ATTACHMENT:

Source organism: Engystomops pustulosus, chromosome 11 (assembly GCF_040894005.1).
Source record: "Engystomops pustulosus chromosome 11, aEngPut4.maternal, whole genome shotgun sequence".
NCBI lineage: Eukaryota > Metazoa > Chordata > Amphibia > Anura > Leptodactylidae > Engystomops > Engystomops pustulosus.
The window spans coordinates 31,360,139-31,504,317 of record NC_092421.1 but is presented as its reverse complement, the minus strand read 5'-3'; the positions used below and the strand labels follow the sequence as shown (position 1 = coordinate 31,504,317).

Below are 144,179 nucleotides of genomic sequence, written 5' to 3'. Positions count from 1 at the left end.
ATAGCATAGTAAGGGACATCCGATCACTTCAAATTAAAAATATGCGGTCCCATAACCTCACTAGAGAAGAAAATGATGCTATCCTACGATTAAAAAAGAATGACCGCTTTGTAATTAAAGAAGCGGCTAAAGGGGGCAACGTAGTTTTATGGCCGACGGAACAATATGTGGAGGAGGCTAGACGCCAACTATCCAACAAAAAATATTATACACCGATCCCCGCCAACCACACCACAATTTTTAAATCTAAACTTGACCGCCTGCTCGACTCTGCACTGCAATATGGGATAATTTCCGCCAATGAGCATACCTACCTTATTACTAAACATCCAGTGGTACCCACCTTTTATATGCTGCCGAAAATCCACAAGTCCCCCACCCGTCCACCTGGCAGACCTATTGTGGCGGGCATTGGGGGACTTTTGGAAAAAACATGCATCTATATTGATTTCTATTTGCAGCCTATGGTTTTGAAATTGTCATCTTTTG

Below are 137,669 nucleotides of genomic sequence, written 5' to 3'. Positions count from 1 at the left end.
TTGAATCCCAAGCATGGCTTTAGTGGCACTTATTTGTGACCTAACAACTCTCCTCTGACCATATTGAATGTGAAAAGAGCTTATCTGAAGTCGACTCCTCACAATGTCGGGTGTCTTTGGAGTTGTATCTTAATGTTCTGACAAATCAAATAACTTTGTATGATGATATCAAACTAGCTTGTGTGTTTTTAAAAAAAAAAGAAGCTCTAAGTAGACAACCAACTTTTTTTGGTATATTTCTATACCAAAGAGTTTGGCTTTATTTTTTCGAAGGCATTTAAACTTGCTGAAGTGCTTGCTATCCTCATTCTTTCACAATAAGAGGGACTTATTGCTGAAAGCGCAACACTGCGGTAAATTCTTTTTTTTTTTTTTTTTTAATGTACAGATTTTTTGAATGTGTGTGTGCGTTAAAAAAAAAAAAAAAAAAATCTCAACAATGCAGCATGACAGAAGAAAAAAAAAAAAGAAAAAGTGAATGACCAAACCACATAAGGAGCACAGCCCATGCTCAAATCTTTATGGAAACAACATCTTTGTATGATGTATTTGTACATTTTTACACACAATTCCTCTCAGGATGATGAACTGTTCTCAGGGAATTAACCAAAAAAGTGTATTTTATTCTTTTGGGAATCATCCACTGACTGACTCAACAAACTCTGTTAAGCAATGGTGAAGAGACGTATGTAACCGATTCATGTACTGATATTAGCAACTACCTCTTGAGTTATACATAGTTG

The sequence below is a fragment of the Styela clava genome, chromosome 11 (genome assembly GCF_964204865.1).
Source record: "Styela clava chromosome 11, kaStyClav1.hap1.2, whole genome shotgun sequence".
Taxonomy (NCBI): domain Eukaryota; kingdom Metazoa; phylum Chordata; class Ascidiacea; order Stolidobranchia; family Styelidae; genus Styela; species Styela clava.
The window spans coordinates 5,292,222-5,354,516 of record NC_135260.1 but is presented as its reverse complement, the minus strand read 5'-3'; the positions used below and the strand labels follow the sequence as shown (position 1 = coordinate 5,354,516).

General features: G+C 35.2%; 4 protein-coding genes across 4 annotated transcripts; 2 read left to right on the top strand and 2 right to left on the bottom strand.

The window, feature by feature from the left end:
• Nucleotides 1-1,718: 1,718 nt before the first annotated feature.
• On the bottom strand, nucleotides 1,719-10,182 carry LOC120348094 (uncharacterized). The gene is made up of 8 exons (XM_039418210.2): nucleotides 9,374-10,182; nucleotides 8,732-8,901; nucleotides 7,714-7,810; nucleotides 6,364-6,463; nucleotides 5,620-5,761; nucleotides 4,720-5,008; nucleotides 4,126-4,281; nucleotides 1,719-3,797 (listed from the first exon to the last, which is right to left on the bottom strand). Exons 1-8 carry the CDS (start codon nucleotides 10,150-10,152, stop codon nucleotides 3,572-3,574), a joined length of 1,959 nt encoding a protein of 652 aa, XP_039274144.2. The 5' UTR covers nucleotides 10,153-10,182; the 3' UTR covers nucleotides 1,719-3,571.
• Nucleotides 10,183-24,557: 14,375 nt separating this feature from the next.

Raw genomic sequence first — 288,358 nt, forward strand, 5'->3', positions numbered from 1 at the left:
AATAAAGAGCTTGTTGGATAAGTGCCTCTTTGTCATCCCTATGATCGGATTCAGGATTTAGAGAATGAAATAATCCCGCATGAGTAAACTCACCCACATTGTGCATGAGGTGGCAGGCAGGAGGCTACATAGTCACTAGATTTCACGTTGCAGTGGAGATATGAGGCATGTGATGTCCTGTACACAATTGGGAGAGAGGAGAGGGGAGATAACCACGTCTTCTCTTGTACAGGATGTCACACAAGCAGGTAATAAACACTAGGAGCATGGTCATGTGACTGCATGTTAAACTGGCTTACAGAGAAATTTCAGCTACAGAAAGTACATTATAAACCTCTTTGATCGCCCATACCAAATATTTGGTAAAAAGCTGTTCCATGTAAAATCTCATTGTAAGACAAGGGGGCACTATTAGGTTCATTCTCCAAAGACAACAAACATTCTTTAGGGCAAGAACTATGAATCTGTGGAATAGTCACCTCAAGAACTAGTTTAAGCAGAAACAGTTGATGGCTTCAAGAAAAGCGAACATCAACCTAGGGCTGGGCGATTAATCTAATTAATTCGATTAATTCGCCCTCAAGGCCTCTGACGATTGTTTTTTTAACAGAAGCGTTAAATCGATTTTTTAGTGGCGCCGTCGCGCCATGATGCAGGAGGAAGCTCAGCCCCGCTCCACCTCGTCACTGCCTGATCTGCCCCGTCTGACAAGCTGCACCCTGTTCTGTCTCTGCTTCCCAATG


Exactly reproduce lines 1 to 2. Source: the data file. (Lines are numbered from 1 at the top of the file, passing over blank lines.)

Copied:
Source organism: Engystomops pustulosus, chromosome 11 (assembly GCF_040894005.1).
Source record: "Engystomops pustulosus chromosome 11, aEngPut4.maternal, whole genome shotgun sequence".